Should you drink alcohol when you're on a diet | Copare

Can I Drink Alcohol and still Lose Weight?

At Cōpare, we get a lot of questions regarding alcohol and whether or not it’s possible to lose weight and still imbibe. The real answer is –  it depends.

We know that for some people, alcohol provides a way to de-stress and is often consumed in a social setting or during celebrations.  Cōpare coaches will always recommend that you refrain from drinking especially while losing weight, but they also know, especially this time of year, that giving up alcohol completely may seem unrealistic and extreme. There are many factors involved in weight loss and achieving optimal health – understanding and consuming alcohol more mindfully in combination with implementing other lifestyle changes will still allow you to make progress on your weight loss and wellness journey.

Some things to consider –  the regular use of alcohol will cause you to age faster, likely gain weight, not sleep as well, is not good for brain function or memory, will cause inflammation and disrupt the gut microbiome.  Also, you should ignore the myths about your body processing certain alcoholic beverages in different ways. Your liver doesn’t recognize wine from beer from a Long Island Iced Tea – it only processes alcohol. And once you consume alcohol, your body will choose to metabolize it first. Everything else gets put on hold, contributing to body fat storage.

If you do choose to consume alcohol, here are our top tips for how to imbibe more thoughtfully and responsibly.

Drink on your own terms. Make a plan and stick to it. Mindful drinking is a proactive practice. Have a limit in mind when entering a social situation and stay the course. When cutting back, chances are you’ll be offered a drink that you don’t want. Be prepared to respond to phrases and questions like:  What else can I get you? Why aren’t you drinking right now? Come on, it’s the weekend, live a little! Oh, one more drink won’t hurt you. You just have to try this. It’s okay to say that you’re taking a break. Sincerely thank the person, say no, and redirect the conversation. You can be polite, respectful, and still decline. Prioritize you and your goals.  “Every time you’re given a choice between disappointing someone else and disappointing yourself, your duty is to disappoint that someone else.” – Glennon Doyle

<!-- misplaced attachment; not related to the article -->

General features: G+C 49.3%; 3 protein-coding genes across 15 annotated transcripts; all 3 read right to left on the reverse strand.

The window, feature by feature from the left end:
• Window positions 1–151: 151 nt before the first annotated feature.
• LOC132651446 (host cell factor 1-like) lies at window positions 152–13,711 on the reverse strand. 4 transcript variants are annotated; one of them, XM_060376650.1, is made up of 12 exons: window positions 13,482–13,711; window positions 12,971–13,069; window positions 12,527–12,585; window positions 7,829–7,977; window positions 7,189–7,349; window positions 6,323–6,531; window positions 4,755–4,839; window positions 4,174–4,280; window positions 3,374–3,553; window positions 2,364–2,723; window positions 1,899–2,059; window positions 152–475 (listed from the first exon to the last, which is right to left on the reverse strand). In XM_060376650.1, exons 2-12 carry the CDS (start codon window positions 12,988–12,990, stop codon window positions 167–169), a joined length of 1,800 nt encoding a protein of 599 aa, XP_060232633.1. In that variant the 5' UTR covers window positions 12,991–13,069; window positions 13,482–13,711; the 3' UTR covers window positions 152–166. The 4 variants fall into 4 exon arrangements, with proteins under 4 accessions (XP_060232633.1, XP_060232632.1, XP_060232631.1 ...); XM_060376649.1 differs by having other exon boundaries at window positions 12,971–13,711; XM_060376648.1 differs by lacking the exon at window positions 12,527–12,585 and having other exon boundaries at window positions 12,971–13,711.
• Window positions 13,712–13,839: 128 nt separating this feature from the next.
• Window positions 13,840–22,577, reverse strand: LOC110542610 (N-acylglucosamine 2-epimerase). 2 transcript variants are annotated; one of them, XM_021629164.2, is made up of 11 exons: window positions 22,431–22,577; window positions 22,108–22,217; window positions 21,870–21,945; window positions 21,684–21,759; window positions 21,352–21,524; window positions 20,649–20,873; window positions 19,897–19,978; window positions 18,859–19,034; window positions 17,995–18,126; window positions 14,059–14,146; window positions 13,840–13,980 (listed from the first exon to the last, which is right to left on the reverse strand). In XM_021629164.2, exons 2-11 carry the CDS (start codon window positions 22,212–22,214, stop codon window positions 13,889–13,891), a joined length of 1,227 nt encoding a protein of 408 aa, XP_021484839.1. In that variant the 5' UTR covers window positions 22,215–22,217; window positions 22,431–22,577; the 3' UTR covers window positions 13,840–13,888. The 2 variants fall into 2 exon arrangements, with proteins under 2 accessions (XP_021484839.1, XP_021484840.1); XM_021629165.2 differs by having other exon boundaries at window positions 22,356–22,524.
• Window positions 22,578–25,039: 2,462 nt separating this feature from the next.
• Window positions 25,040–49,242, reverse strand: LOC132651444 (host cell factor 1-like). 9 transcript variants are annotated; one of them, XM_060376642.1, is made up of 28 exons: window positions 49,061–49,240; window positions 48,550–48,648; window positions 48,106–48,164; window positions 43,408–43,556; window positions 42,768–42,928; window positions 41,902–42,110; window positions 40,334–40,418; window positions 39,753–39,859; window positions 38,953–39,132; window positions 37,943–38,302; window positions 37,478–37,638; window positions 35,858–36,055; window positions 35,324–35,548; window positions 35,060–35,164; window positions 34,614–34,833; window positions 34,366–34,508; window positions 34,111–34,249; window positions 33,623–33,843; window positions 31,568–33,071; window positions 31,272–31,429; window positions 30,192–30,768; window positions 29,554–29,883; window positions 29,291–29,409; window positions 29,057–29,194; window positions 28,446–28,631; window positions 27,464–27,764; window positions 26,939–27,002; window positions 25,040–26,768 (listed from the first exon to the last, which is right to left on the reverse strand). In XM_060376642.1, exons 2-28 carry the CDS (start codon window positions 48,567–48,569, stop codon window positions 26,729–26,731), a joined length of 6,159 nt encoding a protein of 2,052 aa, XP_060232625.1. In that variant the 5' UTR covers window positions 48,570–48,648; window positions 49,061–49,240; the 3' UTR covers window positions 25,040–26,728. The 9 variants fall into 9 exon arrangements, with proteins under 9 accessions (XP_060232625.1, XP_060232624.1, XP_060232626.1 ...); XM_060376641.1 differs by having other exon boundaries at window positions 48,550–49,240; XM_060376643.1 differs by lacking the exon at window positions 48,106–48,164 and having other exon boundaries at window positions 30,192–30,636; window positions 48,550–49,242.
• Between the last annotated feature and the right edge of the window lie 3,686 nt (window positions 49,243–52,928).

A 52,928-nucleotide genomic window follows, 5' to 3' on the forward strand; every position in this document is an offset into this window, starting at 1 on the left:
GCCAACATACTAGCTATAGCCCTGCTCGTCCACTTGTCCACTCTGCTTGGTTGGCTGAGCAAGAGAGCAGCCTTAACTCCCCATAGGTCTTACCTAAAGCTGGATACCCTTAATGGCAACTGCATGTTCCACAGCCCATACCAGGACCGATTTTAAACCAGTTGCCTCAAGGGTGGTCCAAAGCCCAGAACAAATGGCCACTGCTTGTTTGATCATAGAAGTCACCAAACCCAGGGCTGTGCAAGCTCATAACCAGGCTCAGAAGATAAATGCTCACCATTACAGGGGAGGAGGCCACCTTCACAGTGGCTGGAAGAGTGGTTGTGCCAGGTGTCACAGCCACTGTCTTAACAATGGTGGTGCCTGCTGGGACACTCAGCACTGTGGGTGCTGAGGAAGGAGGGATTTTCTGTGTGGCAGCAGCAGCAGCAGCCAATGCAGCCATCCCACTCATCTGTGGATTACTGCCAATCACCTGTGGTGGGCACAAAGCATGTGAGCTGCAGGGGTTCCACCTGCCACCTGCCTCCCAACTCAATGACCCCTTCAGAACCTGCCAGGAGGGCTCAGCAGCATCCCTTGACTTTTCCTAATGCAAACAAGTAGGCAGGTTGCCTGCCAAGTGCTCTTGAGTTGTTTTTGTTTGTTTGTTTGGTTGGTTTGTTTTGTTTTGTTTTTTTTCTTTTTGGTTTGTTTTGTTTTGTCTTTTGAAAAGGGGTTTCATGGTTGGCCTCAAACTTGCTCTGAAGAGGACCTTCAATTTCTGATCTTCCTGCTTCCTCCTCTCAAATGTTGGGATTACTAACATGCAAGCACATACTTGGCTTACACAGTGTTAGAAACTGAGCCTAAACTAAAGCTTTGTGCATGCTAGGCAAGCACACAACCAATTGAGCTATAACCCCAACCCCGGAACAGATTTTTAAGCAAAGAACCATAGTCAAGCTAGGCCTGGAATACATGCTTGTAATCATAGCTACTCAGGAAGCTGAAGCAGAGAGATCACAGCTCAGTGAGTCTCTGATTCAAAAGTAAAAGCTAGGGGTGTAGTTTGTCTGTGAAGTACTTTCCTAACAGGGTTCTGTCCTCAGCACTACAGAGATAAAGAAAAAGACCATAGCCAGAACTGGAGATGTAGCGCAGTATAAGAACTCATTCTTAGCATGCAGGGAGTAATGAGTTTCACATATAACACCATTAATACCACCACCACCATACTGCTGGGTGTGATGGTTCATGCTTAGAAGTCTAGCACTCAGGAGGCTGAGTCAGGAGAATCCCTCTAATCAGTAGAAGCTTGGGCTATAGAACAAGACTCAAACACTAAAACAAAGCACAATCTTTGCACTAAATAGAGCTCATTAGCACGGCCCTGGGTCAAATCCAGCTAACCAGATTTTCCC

Aim for small victories. If cutting out alcohol altogether is too much, focus on cutting back. Although you may have an overarching goal in mind, focus on small wins and the progress you make at each social event. If you’re used to having several drinks every time you go out, even cutting back by one drink can add up to big wins over time.

 Alternate with water. This win-win solution helps with hydration and pacing. Turn it into a consistent, positive habit for yourself by always drinking a big glass of water between your drinks. And don’t forget to start and end your day with a couple extra glasses just to top things off. Adding some electrolytes prior to going to bed can also help with dehydration and help to mitigate a hangover too!

EAT! Never drink on an empty stomach. Drinking can cause you to lose some of your inhibitions which may result in  overeating. Eat a healthy dinner or nibble on a healthy snack and try to fill up on protein. If you’re at a bar and you’ve reached your drink limit, hold a plate in your hand instead of a glass. Eating (in moderation) can also help break up drinking and prevent you from drinking too much.

Be mindful of blood sugar.  Tequila—as well as vodka, rum, and gin—all have zero grams of carbs, so they won’t raise your blood sugar if you drink them straight up. If you have diabetes, this is especially important. Clear liquors also tend to be lower in calories. Stay away from sugary mixers like soda or fruit juice and consider mixing them with lots of lime and club soda.

Be “sober curious”. Sober isn’t just for January or October anymore. Maybe it’s time to experiment with going alcohol free for a while – try it and see how you feel. There’s plenty of alcohol-free versions of your favorite beer and wine.

For more tips on how to cut back or mindfully incorporate alcohol into a healthy lifestyle partner with with a Cōpare health coach.

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